Interesting to note that our team provides our clients with many custom programs (campaigns), and we’re happy to build exactly what our clients want because after all, marketers should know their target audience best.
Yet, while many are successful, we still find with regularity that the simplest of programs are still the best. If folks can’t figure out how to enter, join or register for your program, that’s going to be a problem.
For your consideration, I suggest to you that Sweepstakes and Contests ARE MARKETING programs and quite often LEAD GENERATION programs. However, THEY ARE NOT sales programs. It seems that marketers are often not fully focused on the task and try to push a marketing program as a sales program. I think it’s important to appreciate that all stakeholders need to review the program and decide exactly what they are hoping to accomplish.
I suggest that, as Google outlines in its philosophy, “It’s best to do one thing really, really well.” My recommendation is to stop trying to do everything with one simple marketing program. It is an awareness program, an engagement program, a lead generation program, a social sharing program. Making decisions and working with that decisions is critical to the success of any program. As they say, “just because you can, doesn’t mean you should.”
And now this, I refer to the term “heavy lifting” when I speak about marketing.
Some brands, many in fact, have done the heavy lifting as it relates to marketing. They have good website traffic, and they have large, high quality email lists that have been encouraged and rewarded for their participation. These same brands make use of social networks that are engaging for a specific audience. They leverage public relations and distribute releases to encourage media pickup. And they use their agencies to ensure that the overall culture of communication with their customers is strong. What I mean is that their email lists and social networks have not been bombarded with communications that focus on buy now, buy now, buy now. As such, good marketers know good marketing and have a much easier task of building awareness and engagement for a sweepstakes or contest.
Smaller marketers, startups, and especially lazy marketers face bigger challenges like getting their audience to engage. As such, if your team has already done the heavy lifting, they should certainly expect a more favourable outcome. However, if you have not done so, then the program might be a bit of an uphill battle, meaning that the results will not be as favourable. Notable that one of the reasons to run a sweepstakes or contest is to reward your customer.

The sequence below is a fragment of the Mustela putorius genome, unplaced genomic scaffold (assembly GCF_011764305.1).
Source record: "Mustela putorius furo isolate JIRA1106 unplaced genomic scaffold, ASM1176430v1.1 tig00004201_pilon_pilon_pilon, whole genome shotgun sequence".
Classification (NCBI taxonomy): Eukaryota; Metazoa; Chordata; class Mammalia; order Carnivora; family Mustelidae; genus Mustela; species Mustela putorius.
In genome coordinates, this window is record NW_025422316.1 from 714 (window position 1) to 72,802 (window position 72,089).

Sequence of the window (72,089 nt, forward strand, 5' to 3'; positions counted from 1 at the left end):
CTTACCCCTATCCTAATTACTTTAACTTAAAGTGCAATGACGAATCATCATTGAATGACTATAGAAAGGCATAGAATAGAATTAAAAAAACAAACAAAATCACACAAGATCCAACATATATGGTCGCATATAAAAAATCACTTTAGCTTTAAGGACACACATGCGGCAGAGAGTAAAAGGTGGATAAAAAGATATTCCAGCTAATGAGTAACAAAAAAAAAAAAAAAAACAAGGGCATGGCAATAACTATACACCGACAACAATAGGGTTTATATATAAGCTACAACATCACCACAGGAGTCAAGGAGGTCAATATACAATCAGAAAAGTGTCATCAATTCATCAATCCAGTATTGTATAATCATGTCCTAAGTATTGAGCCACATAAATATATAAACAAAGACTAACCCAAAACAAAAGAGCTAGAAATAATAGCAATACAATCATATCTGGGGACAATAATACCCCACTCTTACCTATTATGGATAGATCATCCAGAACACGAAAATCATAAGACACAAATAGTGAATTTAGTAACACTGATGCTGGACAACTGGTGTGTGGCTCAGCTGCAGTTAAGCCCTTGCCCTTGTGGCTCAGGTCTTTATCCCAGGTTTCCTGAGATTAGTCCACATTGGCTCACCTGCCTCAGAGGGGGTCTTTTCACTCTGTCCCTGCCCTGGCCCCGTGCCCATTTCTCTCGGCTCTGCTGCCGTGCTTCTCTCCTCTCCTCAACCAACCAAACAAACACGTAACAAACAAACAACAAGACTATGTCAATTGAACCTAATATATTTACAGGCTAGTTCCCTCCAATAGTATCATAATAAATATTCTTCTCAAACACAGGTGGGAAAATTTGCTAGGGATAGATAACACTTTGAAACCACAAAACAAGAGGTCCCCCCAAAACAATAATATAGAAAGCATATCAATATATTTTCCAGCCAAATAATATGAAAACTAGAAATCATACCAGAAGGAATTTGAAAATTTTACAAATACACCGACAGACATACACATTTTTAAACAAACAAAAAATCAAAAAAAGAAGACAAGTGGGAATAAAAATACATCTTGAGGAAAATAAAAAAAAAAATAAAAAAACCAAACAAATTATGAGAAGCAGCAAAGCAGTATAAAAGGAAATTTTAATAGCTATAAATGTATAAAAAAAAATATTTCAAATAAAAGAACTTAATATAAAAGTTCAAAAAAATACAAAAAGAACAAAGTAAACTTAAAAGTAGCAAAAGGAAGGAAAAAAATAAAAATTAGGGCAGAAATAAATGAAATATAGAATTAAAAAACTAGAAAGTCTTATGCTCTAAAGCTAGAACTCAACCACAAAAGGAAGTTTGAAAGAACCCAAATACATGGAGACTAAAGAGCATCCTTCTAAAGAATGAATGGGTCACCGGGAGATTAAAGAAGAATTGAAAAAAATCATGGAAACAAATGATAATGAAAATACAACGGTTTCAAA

In my opinion, this statement covers the issue completely, “The secret is to create something that those you serve want to tell others about.”
The fact is that it requires a plan; good programs with good results almost always have a plan and are well thought out. In order to do this, it requires customer insight, a strong customer-focused program and relevant prizing. Often it also requires appreciating where your team is at with consumer engagement.
I often say to our customers, “Having someone on your email list is a privilege, and marketers need to respect that the consumers hold the power to continue or to leave every time you engage with them.”
This applies to social media as well, as it’s important to provide VALUE; it’s important to make it engaging, interesting and valuable enough for your subscribers to share with their friends.
The outcome is friend to friend marketing, and with that outcome, marketing looks easy.
A better plan leads to better outcomes and results; you can scream that from the hilltops, something we all need to be reminded of.
In the face of all this choice and clutter, consumers realized that they have quite a bit of power. So advertising has stopped working. – Seth Godin
Michael Bickerton, April 2023